Pete Rose Accused of Using Corked Bats by Former Expos Groundskeeper Joe Jammer

G. Paul Burnett/Associated PressAccording to Danny Gallagher of the Montreal Gazette, betting on baseball wasn’t the only thing Pete Rose did that could make people around the sport unhappy.Joe Jammer was a groundskeeper for the Montreal Expos for 11 seasons, one of which was the 1984 campaign when Rose was on the team. He told…

Pete Rose Accused of Using Corked Bats by Former Expos Groundskeeper Joe Jammer

Pete Rose of the Montreal Expos peers through players sunglasses, March 26, 1984, before the game with the Boston Red Sox in Winter Haven, Fla. Rose lead off for the Expos and produced a single to left field. (AP Photo/G. Paul Burnett)

G. Paul Burnett/Associated Press

According to Danny Gallagher of the Montreal Gazette, betting on baseball wasn’t the only thing Pete Rose did that could make people around the sport unhappy.

Joe Jammer was a groundskeeper for the Montreal Expos for 11 seasons, one of which was the 1984 campaign when Rose was on the team. He told Gallagher the hit king corked his bats as a player and had help from someone in the visitors’ clubhouse at Olympic Stadium.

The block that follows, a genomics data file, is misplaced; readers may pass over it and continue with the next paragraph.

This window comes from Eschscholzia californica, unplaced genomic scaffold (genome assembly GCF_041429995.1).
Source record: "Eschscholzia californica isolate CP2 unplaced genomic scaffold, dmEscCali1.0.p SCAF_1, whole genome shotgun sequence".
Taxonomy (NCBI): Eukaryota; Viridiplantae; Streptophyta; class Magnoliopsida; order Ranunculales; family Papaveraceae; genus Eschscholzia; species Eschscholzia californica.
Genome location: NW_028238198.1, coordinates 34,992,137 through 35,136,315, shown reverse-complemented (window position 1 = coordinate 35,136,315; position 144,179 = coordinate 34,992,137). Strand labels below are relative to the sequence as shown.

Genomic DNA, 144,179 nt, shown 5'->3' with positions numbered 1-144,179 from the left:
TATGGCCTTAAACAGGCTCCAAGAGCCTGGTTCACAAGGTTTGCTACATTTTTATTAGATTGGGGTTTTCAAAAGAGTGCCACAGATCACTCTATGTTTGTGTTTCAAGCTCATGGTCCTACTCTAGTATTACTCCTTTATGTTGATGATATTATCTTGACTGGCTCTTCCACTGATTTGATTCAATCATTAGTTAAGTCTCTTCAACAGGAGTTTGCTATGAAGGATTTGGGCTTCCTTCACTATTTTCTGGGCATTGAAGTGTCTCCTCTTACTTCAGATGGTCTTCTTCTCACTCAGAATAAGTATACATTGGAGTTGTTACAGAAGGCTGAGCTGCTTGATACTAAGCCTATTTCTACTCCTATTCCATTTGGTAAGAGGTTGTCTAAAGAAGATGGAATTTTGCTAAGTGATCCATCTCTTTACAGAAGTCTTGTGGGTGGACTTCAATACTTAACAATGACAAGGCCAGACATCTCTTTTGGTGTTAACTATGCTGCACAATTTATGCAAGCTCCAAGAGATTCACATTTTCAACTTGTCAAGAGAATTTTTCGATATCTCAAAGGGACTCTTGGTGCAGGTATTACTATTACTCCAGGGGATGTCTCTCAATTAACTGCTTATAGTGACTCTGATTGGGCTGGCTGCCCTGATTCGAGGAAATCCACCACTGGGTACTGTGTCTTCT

“Pete was too smart to deal with Expos equipment manager John Silverman [to cork his bats in the Expos’ clubhouse],” Jammer said. “So Bryan Greenberg, who worked in the visitors’ clubhouse, did it.”

Jammer also said Greenberg told him Rose corked his bats throughout his career and that he was never checked “because he’s a singles hitter.”

Greenberg would not confirm such allegations, but an anonymous source did.

Rose played from 1963 through 1986 for the Expos, Cincinnati Reds and Philadelphia Phillies. He was a member of the Expos for only part of the 1984 season, but he reached the 4,000-hit milestone in their uniform.

From a statistical perspective, there is no doubt Rose belongs in the Hall of Fame. After all, nobody in Major League Baseball history has more hits than his 4,256, and he amassed three World Series titles, a National League MVP Award, an NL Rookie of the Year Award, three batting titles, two Gold Glove Awards and 17 All-Star selections.

Bartlett Giamatti banned him from baseball—with the Hall of Fame subsequently making banned players ineligible for election—for life for betting on games as Reds player-manager in 1986.